LOS ANGELES — Apparently, young center Gabe Vilardi has played his way back into the good graces of the Los Angeles Kings coaching staff.
Head coach Todd McLellan indicated that Vilardi will return to the number two center position tonight (March 29), when the Kings skate against the Vegas Golden Knights in Las Vegas.
“That [number] two center is really important,” he said. “Gabe was doing a good job. We moved him to wing for a short period, and he’s back there now, so hopefully, he can provide us the stability [they need from that position].
A couple of days after the Kings dropped two games to the Golden Knights on March 19 and 21 in Los Angeles, McLellan was critical of Vilardi’s performance.
“He needs to play better,” he said. “He’s got to become a factor in the game.”
In the Kings’ last two games, both losses at San Jose on March 22 and 24, McLellan noted that things were looking up a bit for Vilardi.
“I think he’s had two of his better games, the last couple of nights, playing on the wing, winning the [late] face-off, and being involved in the offense,” he said. “He’s still got responsibilities on the power play, he shot the puck more, and got it to the net a lot more in the last two nights since he’s gone to the wing. Let’s let him feel comfortable there and then we’ll move him around, as needed.”
But prior to today’s morning skate, McLellan explained that Vilardi, like any young player, has to meet certain expectations, or he could find himself watching games instead of playing in them.
“Speaking broadly, not just about Gabe, there’s different lengths of rope for everybody,” he noted. “It’s part of being an entry-level player and understanding game management situations. We can talk about it, we can teach it, and we can throw them back [out there game after game], but at some point, there has to be some responsibility it.”
“The older players—[star center Anze] Kopitar is going to get a lot more rope than Gabe is, than [left wing Adrian] Kempe is, or really anybody on our team is,” he added. “That’s just the way it works. He’s earned the right to get that. That doesn’t mean I’m not hard on him. That doesn’t mean that I don’t hold him accountable amongst the group. But he just gets more rope because he’s earned the right to have that rope. There’s a wide range of rope on the team. Not everybody is treated equally. That’s just the way it is. But everybody is treated fairly. That’s the way it has to be.”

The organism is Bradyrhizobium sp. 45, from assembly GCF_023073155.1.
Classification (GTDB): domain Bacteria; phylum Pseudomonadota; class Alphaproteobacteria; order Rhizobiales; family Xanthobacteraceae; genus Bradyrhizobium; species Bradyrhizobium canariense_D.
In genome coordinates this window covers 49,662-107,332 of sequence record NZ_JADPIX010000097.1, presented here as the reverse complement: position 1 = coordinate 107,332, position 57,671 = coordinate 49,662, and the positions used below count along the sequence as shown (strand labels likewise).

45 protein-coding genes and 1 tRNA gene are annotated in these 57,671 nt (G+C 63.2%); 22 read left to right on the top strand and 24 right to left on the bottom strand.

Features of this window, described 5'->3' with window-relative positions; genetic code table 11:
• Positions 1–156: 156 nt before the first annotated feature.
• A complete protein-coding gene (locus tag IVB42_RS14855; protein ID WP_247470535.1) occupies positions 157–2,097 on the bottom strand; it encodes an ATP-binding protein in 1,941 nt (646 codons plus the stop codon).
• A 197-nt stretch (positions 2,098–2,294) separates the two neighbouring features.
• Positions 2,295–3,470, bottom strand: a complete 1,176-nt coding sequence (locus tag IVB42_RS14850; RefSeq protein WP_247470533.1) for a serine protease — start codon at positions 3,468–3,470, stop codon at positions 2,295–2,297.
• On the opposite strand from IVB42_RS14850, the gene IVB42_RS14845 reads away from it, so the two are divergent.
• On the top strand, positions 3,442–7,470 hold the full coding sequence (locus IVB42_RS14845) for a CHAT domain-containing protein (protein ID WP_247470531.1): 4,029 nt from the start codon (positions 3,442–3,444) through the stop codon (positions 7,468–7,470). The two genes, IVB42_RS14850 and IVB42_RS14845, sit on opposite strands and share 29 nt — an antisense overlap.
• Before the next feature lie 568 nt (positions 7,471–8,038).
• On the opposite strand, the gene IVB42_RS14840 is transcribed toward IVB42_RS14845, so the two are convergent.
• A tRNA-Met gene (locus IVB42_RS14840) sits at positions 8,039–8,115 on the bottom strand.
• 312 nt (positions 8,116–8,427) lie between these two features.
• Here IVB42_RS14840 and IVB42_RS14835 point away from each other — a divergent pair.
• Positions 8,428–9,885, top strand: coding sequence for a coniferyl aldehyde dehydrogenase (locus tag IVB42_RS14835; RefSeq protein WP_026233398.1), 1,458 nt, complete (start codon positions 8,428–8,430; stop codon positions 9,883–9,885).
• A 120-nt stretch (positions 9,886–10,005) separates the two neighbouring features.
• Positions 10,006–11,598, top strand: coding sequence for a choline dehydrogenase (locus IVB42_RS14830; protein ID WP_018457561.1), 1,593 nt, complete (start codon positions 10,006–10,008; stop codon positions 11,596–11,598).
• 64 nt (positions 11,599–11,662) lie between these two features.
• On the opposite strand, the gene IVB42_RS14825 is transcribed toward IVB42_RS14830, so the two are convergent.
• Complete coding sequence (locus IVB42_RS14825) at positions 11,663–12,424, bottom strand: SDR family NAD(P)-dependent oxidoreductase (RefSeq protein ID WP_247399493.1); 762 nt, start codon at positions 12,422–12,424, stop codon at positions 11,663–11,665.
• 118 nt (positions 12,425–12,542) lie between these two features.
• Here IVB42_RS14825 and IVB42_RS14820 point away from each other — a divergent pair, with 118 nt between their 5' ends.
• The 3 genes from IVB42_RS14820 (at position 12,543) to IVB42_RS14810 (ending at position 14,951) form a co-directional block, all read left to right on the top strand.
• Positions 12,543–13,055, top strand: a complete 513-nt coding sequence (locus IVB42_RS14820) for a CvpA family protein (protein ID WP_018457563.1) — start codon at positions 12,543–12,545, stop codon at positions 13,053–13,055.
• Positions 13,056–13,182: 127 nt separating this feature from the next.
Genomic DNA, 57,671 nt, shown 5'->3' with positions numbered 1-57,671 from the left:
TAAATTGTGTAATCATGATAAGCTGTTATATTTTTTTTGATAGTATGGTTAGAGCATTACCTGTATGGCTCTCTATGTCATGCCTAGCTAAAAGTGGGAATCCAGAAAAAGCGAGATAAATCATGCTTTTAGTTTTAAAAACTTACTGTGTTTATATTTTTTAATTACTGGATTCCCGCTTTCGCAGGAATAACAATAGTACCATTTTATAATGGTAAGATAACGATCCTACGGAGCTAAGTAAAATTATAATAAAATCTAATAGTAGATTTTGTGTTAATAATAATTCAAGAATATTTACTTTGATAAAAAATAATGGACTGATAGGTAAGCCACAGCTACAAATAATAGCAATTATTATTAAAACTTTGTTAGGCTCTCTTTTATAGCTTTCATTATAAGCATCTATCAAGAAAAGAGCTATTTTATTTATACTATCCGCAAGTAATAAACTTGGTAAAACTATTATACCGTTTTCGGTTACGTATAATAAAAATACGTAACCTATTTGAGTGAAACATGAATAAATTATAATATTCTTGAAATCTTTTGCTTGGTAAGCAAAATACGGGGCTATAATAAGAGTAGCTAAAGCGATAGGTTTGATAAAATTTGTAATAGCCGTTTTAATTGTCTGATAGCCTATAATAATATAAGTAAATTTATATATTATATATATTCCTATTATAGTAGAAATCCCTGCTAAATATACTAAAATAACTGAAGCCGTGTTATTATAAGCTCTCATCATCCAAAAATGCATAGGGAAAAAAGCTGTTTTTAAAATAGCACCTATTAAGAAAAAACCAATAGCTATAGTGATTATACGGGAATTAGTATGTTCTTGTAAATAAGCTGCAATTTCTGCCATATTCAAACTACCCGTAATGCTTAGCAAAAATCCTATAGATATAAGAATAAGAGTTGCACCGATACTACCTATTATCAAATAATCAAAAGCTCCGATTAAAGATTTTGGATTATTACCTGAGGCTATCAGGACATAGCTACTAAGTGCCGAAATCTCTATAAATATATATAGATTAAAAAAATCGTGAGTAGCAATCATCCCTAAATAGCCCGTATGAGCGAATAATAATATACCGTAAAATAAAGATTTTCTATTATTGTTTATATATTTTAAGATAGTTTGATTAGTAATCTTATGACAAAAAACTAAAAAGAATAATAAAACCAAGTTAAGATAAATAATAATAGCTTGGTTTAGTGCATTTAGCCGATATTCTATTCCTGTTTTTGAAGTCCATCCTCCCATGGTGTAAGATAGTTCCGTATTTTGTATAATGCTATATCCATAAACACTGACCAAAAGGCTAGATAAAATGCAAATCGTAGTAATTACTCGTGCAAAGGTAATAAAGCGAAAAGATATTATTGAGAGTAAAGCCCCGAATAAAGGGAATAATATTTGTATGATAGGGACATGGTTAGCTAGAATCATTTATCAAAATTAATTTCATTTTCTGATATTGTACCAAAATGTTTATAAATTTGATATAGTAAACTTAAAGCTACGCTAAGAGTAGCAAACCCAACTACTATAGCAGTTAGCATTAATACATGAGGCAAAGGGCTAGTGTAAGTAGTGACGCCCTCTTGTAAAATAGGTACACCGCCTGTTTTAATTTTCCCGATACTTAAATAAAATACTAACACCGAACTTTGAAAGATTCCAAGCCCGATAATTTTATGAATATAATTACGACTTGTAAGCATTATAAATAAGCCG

One challenge that Vilardi may be facing is fatigue, due to the much more rigorous schedule in the National Hockey League, compared to what he was used to at lower levels—a common problem that young players face.
“It’s different, it’s really different,” he emphasized. “Especially this year, since we’re playing almost every other day. It’s hard, but at the end of the day, it’s what I want to be doing.”
But for his part, Vilardi wasn’t making excuses. In fact, he was focused on what he needed to be better that, indicating that he was aware of his somewhat precarious situation.
“I just have to try to play better,” he said. If I’m not playing well, I’m going to get shifted down the lineup.”
Vilardi also indicated that, contrary to what most seem to be focused on regarding his play, it’s not his offensive play that needs the most work.
“I think it’s all-encompassing,” he noted. “But I think, ultimately, my defensive zone play has to come first. That’s what the coaches have been focusing on with me. If I’m going to play against the other team’s top lines, I’ve got to play well in the defensive zone, That’s the first thing. I’d like to contribute, points-wise, which I haven’t been doing as much as I’d like. But the defensive zone comes first.”
LEAD PHOTO: Forward Gabe Vilardi (right), shown here during practice at the Toyota Sports Center in El Segundo, California
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